November 13, 1963
KATES ET AL., APPELLANTS,
Appeal, No. 167, Oct. T., 1963, from judgments of County Court of Philadelphia, April T., 1959, No. 2599, in case of Carol C. Kates et al. v. Joseph T. Mulhern. Judgments reversed.
Harry R. Kozart, with him Stephen D. Rudman, and George Gurdon Fay, for plaintiffs, appellants.
James J. McEldrew, with him Elston C. cole, for defendant, appellee.
Thomas J. Beagan, Jr., with him John J. McDevitt, 3rd, for additional defendant, appellee.
Before Rhodes, P.j., Ervin, Wright, Woodside, Montgomery, and Flood, JJ. (watkins, J., absent).
[ 202 Pa. Super. Page 126]
OPINION BY MONTGOMERY, J.
This is an appeal by Carol C. Kates and Edward A. Meyer, plaintiffs below, from the dismissal of their motions for a new trial and the entry of judgments for the original defendant, Joseph T. Mulhern, on verdicts directed by the court in his favor as well as in favor of Meyer as an additional defendant on the claim of Kates.
The action was one of trespass for personal injuries and property damages sustained in a collision of automobiles, one of which was operated by Meyer and the other by Mulhern. Kates was a passenger in the Meyer car. Kates and Meyer are now husband and wife, having married since the accident.
The accident occurred at the intersection of Old York Road and Rubicam Street in Abington, Pennsylvania, at 9:30 P.M., October 25, 1958. The Meyer car was being driven north on Old York Road and the Mulhern car generally south on the same road. However, while in the intersection the Mulhern car was turned to the left or east. The impact was between the front of the Meyer car and the forward right side of the Mulhern car.
In the opinion of the lower court we find its reasons for its action, viz.: "We may for purposes of this opinion concede arguendo that Mulhern was negligent.
[ 202 Pa. Super. Page 127]
... Meyer by his own testimony violated Mulhern's right of way and hence was guilty of negligence that contributed to the accident, and defeats any recovery by Meyer.
"The claim of the only other claimant, Carol C. Kates, now Meyer's wife, ... is defeated not only for the reason that it is against public policy to permit her to recover in trespass from her husband (Parks v. Parks, 390 Pa. 287; Meisel v. Little, 407 Pa. 546, 549), but also because she failed to give to the driver reasonably timely warning of the imminence of the collision, although seated on the front seat beside him where she had an excellent view of the road ahead: Hill v. Philadelphia Rapid Transit Company, 271 Pa. 232, 236, and the long line of cases following it."
Our examination of the record leads us to the inevitable conclusion that a new trial must be granted.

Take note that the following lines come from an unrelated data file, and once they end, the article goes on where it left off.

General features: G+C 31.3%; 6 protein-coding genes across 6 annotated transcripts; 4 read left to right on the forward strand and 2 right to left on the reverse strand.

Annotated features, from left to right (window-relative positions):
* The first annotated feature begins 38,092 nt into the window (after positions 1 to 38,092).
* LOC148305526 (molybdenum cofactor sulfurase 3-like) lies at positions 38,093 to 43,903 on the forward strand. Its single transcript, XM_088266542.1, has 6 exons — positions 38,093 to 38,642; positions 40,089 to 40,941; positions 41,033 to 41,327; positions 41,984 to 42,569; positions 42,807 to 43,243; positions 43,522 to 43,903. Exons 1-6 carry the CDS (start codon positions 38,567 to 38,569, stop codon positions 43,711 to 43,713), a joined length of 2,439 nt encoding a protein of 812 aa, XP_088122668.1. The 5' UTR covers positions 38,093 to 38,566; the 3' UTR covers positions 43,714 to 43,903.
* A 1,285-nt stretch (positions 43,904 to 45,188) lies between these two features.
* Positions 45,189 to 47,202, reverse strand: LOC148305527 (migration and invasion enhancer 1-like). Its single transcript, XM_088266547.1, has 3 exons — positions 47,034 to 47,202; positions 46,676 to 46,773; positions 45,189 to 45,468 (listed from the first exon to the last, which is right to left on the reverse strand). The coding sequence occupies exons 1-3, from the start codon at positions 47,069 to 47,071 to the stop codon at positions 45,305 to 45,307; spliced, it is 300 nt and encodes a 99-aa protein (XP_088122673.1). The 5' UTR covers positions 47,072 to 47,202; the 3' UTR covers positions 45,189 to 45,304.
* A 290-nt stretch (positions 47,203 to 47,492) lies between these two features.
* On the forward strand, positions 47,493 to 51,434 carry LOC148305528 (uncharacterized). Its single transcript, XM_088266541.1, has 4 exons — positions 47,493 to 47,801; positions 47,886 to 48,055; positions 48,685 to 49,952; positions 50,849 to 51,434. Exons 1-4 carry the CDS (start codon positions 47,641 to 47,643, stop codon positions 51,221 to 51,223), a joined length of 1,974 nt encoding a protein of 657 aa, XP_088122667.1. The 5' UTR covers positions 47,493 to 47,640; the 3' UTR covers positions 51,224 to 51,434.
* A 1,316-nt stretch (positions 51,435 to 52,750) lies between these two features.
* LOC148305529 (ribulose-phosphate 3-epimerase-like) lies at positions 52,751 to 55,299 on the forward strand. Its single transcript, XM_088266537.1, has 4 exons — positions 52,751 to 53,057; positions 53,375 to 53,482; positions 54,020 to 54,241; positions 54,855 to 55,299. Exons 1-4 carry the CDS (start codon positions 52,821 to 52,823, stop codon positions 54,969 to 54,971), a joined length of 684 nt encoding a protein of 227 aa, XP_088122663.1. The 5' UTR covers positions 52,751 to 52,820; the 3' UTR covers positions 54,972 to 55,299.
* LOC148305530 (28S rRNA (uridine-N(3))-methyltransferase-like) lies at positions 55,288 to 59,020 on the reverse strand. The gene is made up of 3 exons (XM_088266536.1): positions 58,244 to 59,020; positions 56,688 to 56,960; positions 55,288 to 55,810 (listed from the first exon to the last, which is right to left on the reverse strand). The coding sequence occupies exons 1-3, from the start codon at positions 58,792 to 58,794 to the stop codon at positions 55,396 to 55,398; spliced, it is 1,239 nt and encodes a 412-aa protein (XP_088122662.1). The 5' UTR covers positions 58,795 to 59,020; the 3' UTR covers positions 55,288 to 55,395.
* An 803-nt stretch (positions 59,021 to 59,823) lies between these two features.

Miss Kates is not precluded from recovering damages from a third party, although she is presently married to the additional defendant. Ondovchik v. Ondovchik, 411 Pa. 643, 192 A.2d 389. Furthermore, there is little, if anything, in her testimony from which a finding of negligence as a matter of fact, let alone as a matter of law, could be based. She testified that on this dark rainy night, while riding in the front seat and not recalling what she was doing, she suddenly was aware of the collision although she had not previously seen the other car. Reeves v. Winslow, 394 Pa. 291, 147 A.2d 357; Gaber v. Weinberg, 324 Pa. 385, 188 A. 187.
Meyer's version of the accident does not charge him with negligence as a matter of law. He testified he was traveling 30 to 35 miles as hour on this four-lane highway, next to the parking lane with no traffic in front of him traveling north, but with a stream of traffic approaching, traveling south, and as he was three car lengths south of Rubicam Street, he first saw Mulhern's car "... in the left-hand lane going south, next
[ 202 Pa. Super. Page 128]
to the medial strip ... not quite in the middle of Rubicam Street ... going straight", giving no indication with lights or otherwise of his intentions to turn. He testified further, "As I got maybe a car length further on the road, I saw Mr. Mulhern's car come diagonally right towards me and as I saw that I put on my brakes and he turned to his left then sort of going into Rubicam Street and at that time, right before I stopped, we collided in the middle of the road and my left front fender struck his right front wheel. .. . Immediately after the collision occurred I stopped and the Mulhern car continued in a northwest direction and he stopped himself on the north curb of Rubicam Street when his tires hit the curb and he stopped." Further: "Q. Where was your vehicle stopped? A. Just about the south side of Rubicam Street. Q. And what direction was it facing? A. It was facing north, same direction." Rubicam Street was 28 feet from curb to curb.
Nonsuits and binding instructions can be entered only in clear cases, Turley v. Rothman, 385 Pa. 27, 122 A.2d 84; Todd v. Nesta, 305 Pa. 280, 157 A. 678; Paull v. Meyers, 200 Pa. Superior Ct. 74, 186 A.2d 849, and a case should be left to the jury although there are conflicts in the testimony of the plaintiff or between his testimony and that of his witnesses. Nitch v. Moon, 405 Pa. 474, 176 A.2d 627; Reedy v. Brown, 395 Pa. 382, 150 A.2d 707; O'Farrell v. Mawson, 320 Pa. 316, 182 A. 538; Creachen v. Bromley Brothers Carpet Company, 209 Pa. 6, 57 A. 1101.
Without further analyzing the duties of two drivers, or resolving any conflicts that may exist, since the case must be retried, we are of the unanimous opinion that it was error for the lower court to have granted binding instructions. Under the oral testimony of plaintiffs the case should have been decided by the jury.
Judgments reversed and a new trial granted as to all parties.
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